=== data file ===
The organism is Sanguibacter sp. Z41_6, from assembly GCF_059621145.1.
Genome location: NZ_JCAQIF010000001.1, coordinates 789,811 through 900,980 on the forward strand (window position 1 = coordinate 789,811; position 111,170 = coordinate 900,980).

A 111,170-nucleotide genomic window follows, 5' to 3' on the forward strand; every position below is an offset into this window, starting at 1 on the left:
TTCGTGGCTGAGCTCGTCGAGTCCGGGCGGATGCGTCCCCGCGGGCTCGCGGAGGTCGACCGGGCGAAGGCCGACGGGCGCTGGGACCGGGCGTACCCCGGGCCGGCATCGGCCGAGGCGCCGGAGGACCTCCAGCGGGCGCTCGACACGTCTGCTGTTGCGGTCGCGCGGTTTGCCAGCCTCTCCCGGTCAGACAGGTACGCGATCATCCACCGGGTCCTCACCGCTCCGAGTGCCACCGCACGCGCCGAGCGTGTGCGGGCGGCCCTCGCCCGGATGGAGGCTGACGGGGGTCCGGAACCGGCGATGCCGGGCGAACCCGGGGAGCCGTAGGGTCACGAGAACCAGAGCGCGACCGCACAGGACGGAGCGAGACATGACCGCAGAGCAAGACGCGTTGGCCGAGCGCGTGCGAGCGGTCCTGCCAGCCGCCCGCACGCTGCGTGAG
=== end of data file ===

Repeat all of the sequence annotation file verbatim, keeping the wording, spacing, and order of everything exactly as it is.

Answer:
The organism is Sanguibacter sp. Z41_6, from assembly GCF_059621145.1.
Genome location: NZ_JCAQIF010000001.1, coordinates 789,811 through 900,980 on the forward strand (window position 1 = coordinate 789,811; position 111,170 = coordinate 900,980).

A 111,170-nucleotide genomic window follows, 5' to 3' on the forward strand; every position below is an offset into this window, starting at 1 on the left:
TTCGTGGCTGAGCTCGTCGAGTCCGGGCGGATGCGTCCCCGCGGGCTCGCGGAGGTCGACCGGGCGAAGGCCGACGGGCGCTGGGACCGGGCGTACCCCGGGCCGGCATCGGCCGAGGCGCCGGAGGACCTCCAGCGGGCGCTCGACACGTCTGCTGTTGCGGTCGCGCGGTTTGCCAGCCTCTCCCGGTCAGACAGGTACGCGATCATCCACCGGGTCCTCACCGCTCCGAGTGCCACCGCACGCGCCGAGCGTGTGCGGGCGGCCCTCGCCCGGATGGAGGCTGACGGGGGTCCGGAACCGGCGATGCCGGGCGAACCCGGGGAGCCGTAGGGTCACGAGAACCAGAGCGCGACCGCACAGGACGGAGCGAGACATGACCGCAGAGCAAGACGCGTTGGCCGAGCGCGTGCGAGCGGTCCTGCCAGCCGCCCGCACGCTGCGTGAG